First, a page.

What’s in a name? - journalpatriot: Opinion
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What’s in a name?

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Posted: Friday, January 29, 2016 2:00 pm

Rampant gridlock and political scandals are nothing new to Washington. However, the failures of the 114th U.S. Congress have probably elevated the level of popular disdain for our current elected officials to new heights.

In 2011, the outrageous behavior of disgraced New York Representative Anthony Weiner left the nation cringing yet again. Weiner eventually admitted to sending a series of inappropriate messages and images to women via social media, and resigned.Given his name, it was difficult to discuss the incident without smirking. Which got me thinking.

There are 541 members in the current 114th Congress – 435 in the House of Representatives plus six non-voting delegates, and 100 from the Senate. Are there members in the current Congress who also have interesting names?

Turns out that quite a few do. So here is a guide to current congressional names that are all real and, unlike some of the individuals they belong to, unadulterated.

The most common last names are Johnson and Smith (five each), followed by Scott (four), then Young, Davis and Bishop (three each).

Some of the more unusual names include Ruppersberger, Frelinghuysen, Luetkemeye  and Sensenbrenner.

It would seem there are a few colorful individuals in Congress, too, including one Black, a couple of Browns and Greens, a Grayson and a Whitehouse.

The list also includes members who are Kind, Blunt, Jolly, Hurt, Long and one who is Hardy. There’s a Flake, a Harper, another is the Pitts and one is a real Payne. Surprisingly, there’s just a single Brat in the group. And even on a good day, one senator from Idaho is always Crapo. Others are just plain animals including Reps. Foxx, Labrador, Fincher, Bass, Doggett, Duckworth and Sen. Coons.

There is a Waters, Wasserman, Brooks, and Meadows, as well as a Boxer, a Cook, a Gardner, and a Hunter.

Rep. Slaughter is known for her killer speeches, while Rep. Cleaver’s wit can cut an opponent down to size. Unfortunately, Senator Lugar retired in 2013 – he was a straight shooter.

And despite touting several Bishops, no Christian is listed on the current Congressional roll. The international crowd is represented, too, with Daines, some Scotts, and Rep. Deutch, as well as Representatives Israel and Jordan (not surprisingly, on opposite sides of the aisle).

Many members do try to keep active, especially Representatives Walker, Trott, Walz and Roe. However, Rep. Neal doesn’t overexert himself.

Some members might even claim presidential heritage since the group boasts a Carter, Adams, Buchanan, Wilson, McKinley and Johnson. And for military buffs, there’s a Lee, Sherman, Kuster and MacArthur.

There are plenty of Lewis and Clarkes, several Mr. Rogers, and a Daniel Webster. And let’s not forget a bunch of Bradys, too. In the House, there’s also the Love/Hurt’s Financial Services Committee.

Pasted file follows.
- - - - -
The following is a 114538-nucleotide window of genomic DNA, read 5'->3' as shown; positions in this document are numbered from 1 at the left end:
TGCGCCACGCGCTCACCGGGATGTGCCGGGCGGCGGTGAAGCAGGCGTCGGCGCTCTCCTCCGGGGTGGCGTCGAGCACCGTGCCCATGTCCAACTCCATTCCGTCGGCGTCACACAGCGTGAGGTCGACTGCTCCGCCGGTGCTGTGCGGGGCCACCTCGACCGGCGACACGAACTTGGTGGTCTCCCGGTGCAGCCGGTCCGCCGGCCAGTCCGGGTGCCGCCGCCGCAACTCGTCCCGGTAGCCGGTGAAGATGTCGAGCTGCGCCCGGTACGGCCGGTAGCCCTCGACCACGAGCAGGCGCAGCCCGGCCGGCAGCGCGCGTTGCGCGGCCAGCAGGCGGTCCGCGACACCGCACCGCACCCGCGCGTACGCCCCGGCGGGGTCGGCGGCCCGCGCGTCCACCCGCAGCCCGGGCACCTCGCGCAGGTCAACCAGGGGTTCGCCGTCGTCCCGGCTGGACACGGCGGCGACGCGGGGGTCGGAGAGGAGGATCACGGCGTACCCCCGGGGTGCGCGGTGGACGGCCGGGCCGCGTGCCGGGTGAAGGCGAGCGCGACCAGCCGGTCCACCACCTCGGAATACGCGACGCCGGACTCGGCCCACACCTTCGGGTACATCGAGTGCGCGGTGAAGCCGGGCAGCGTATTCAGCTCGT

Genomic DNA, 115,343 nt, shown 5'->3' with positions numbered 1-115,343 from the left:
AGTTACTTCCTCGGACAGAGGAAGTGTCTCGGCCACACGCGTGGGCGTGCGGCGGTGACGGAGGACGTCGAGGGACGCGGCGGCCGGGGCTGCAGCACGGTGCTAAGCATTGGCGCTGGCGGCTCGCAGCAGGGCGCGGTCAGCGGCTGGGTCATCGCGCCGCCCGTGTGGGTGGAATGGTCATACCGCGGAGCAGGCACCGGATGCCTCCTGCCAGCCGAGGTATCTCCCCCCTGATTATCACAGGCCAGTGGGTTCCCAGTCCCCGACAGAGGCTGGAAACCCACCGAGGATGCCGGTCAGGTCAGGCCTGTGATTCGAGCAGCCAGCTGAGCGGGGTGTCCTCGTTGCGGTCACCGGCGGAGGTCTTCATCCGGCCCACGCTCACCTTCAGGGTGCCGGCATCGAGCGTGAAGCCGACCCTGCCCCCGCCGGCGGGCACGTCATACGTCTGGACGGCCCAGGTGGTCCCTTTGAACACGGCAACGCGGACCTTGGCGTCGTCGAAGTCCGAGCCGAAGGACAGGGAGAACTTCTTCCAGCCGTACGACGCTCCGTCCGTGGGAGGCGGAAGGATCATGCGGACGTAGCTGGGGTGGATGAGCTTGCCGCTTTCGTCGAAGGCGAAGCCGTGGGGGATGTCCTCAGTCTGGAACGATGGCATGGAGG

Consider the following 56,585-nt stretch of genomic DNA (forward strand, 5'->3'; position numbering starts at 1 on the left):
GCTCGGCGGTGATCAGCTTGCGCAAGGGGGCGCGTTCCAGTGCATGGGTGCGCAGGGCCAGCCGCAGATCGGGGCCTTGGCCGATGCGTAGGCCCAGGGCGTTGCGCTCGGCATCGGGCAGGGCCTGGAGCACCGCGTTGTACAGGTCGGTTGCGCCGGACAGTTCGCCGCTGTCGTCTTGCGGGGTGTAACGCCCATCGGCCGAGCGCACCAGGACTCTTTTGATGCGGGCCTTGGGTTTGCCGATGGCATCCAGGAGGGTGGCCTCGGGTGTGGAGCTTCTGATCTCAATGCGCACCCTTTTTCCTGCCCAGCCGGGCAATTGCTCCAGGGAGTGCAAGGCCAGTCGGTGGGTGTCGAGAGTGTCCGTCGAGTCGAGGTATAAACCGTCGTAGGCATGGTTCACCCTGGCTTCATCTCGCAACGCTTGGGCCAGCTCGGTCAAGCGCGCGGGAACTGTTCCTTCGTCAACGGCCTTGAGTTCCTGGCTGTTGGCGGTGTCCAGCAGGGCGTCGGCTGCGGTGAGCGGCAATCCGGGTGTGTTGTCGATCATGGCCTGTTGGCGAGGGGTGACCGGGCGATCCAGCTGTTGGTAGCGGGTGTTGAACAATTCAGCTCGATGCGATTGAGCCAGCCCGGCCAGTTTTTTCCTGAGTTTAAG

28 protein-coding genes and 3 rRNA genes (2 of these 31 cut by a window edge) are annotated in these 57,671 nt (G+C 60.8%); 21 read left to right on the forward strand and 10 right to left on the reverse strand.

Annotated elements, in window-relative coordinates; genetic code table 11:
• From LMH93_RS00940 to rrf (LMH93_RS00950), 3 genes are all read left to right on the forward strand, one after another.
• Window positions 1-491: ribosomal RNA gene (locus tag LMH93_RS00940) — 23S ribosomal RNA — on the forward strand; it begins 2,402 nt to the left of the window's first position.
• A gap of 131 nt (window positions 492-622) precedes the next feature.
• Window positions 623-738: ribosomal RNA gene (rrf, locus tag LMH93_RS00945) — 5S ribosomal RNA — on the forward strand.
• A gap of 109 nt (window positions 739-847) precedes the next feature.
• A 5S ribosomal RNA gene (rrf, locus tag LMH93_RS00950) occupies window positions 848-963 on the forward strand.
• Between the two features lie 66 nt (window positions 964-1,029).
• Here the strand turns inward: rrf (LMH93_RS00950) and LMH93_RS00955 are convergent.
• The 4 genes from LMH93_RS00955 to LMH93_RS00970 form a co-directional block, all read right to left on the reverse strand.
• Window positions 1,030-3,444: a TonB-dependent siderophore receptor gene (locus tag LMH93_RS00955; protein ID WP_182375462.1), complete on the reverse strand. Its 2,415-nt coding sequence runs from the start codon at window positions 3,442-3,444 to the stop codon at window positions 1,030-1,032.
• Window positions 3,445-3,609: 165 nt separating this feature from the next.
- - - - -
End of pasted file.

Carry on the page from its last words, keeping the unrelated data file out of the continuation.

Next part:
Until Ben’s retirement in 2013, Bill and Ben Nelson were both Democratic senators. Now, when Bill is called to vote, it’s officially recorded as a half Nelson. And sometimes, despite their opposing political views, Rep. Lance has been known to assist Rep. Boyle, much to the latter’s relief.

After Republican Doc Hastings retired last year, Democrat Alcee Hastings is the only Hastings remaining. Which is just as well, since the two would often go head-to-head on the House floor invariably leading to a Battle of Hastings.

Most members, however, are able to avert conflict. Rep. Duncan prefers to ignore the fray and nibble on donuts, while Rep. Goodlatte relaxes with cups of hot coffee. As for Sen. Boozman, they don’t ask what he sips to keep calm.

While we sometimes see ugly partisan debates in Congress, it’s still unprofessional for either side to tell colleagues to go to Heck. That’s because both Dennis Heck, the Washington Democrat, and Joe Heck, the Republican from Nevada, are still fairly inexperienced members to seek out for advice.

Although rare, members sometimes put politics aside over social pot-luck meals. At such gatherings, there is bipartisan support welcoming Reps. Franks, Rice, and Salmon. But Reps. Clay and Mica rarely receive invites, despite being down to earth guys.

After reading through the list of House and Senate members, I was still left with quite a few unanswered questions:

Could we really trust Ohio’s Rep. Fudge to chair the House Finance Committee? I feel that committee went into decline after the retirement of Reps. Schilling and Pence.

Just how supportive of the U.S. auto industry would Rep. Honda be?

Was Rep. Yoder ticked off by the absence of an important character in the new Star Wars film?

And, let’s face it, isn’t Senator Graham crackers?

It’s often said that voters have short memories when it comes to politics. Perhaps. But when November finally arrives, I suspect quite a few more “weiners” probably won’t make it to the 115th Congress.

Nick Thomas teaches at Auburn University at Montgomery, Ala., and has written for over 600 magazines and newspapers. Follow him on Twitter @TinseltownTalks.

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